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Germany defends migrant NGO funding against Italian complaint

Baerbock told a joint news conference with her Italian counterpart Antonio Tajani that as long as people were dying trying to reach Europe, Berlin stood by its backing of such NGOs despite Italian complaints
— Berlin (AFP)

Charities rescuing migrants stranded in the Mediterranean play a vital role in saving lives, German Foreign Minister Annalena Baerbock insisted Thursday, amid a spat with Italy over Berlin's funding for such organisations.

Baerbock told a joint news conference with Italian counterpart Antonio Tajani that as long as people were dying trying to reach Europe, Berlin stood by its backing of such NGOs despite Italian complaints.

"Volunteer sea rescuers have a life-saving task in the Mediterranean," she said.

"They are committed to countering the deaths in the Mediterranean with humanity, precisely because the European joint sea rescue service Mare Nostrum no longer exists," she added, referring to the Italian government's year-long operation which rescued more than 100,000 migrants before ending in 2014.

Italian Prime Minister Giorgia Meloni recently wrote a letter of complaint to German Chancellor Olaf Scholz to express her "amazement" about Berlin funding charities helping irregular migrants in her country.

Meloni's government has sought to limit the activities of charity rescue ships operating in the central Mediterranean, the world's deadliest sea crossing for migrants.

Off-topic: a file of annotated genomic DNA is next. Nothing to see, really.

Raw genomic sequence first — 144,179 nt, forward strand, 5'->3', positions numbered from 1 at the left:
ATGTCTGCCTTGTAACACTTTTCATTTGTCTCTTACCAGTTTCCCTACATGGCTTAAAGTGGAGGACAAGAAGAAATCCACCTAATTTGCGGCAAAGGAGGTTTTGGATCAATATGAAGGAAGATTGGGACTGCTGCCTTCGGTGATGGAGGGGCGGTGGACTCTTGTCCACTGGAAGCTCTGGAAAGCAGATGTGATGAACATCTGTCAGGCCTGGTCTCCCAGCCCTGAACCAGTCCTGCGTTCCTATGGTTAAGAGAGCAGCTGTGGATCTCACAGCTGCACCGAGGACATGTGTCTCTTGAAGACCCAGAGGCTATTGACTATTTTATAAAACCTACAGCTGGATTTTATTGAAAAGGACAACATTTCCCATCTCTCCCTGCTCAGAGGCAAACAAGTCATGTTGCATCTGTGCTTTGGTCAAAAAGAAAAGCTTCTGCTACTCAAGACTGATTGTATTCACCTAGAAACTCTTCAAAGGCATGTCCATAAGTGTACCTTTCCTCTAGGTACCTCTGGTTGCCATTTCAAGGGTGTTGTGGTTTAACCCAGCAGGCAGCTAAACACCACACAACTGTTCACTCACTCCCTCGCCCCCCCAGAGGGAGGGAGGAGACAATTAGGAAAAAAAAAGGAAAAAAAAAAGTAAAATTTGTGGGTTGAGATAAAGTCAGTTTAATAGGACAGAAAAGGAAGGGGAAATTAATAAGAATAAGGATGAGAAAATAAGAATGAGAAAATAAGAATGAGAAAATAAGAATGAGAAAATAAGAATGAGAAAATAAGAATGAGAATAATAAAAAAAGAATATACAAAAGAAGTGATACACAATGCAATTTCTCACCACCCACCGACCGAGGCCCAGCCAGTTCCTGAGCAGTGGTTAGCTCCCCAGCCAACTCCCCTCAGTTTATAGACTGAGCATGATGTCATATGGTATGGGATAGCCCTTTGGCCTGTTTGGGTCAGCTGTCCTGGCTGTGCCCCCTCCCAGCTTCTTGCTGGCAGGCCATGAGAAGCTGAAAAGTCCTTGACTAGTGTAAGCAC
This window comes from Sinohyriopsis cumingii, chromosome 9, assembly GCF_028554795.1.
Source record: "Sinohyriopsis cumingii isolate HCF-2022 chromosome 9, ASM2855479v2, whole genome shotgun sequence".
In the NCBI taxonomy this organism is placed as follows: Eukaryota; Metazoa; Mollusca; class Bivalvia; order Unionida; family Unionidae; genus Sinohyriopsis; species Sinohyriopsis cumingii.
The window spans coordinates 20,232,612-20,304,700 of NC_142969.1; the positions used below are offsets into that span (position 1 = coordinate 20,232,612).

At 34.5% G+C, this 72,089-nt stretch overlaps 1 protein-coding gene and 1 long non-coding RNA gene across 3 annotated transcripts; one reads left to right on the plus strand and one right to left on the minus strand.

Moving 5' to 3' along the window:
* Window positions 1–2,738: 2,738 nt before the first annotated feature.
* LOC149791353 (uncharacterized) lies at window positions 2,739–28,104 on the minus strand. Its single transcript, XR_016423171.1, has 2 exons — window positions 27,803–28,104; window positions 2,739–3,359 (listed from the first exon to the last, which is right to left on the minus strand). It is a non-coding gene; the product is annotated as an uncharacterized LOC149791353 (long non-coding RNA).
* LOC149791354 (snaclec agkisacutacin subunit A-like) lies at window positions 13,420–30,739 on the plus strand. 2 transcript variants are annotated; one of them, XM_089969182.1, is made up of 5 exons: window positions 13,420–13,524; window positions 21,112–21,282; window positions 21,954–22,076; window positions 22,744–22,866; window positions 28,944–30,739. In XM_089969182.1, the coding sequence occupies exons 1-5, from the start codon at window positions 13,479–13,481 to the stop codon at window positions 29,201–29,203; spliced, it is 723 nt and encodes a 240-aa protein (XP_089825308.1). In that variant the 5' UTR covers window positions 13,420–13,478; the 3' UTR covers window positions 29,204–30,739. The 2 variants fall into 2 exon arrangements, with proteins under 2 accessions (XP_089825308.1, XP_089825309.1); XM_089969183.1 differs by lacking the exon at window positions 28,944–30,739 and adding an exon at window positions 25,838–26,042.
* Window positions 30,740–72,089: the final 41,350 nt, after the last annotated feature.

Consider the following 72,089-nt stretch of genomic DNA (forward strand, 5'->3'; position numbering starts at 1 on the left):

Tajani told reporters that his "cordial and frank" talks with Baerbock had "addressed the migration issue in depth".

"European action is needed and no country can be left alone," he said.

Rome's position was that "we must prevent human traffickers from economically exploiting women and men who are fleeing poverty, who are fleeing diseases", Tajani said.

"We must be very firm in the fight against these criminal organisations which are the same ones that are engaging in arms and drug trafficking."

Tajani called for a "strict" common European stance while addressing the problem in the countries of origin.

"The migration issue must be tackled through strategic action by Europe and with significant investments from the European Union on the African continent," he said, "to intervene not with a neocolonial vision but with a vision of a friendly continent".

The row comes as the EU appeared Thursday to be on the verge of agreeing new rules for how it handles arriving asylum-seekers and irregular migrants after Germany dropped its opposition.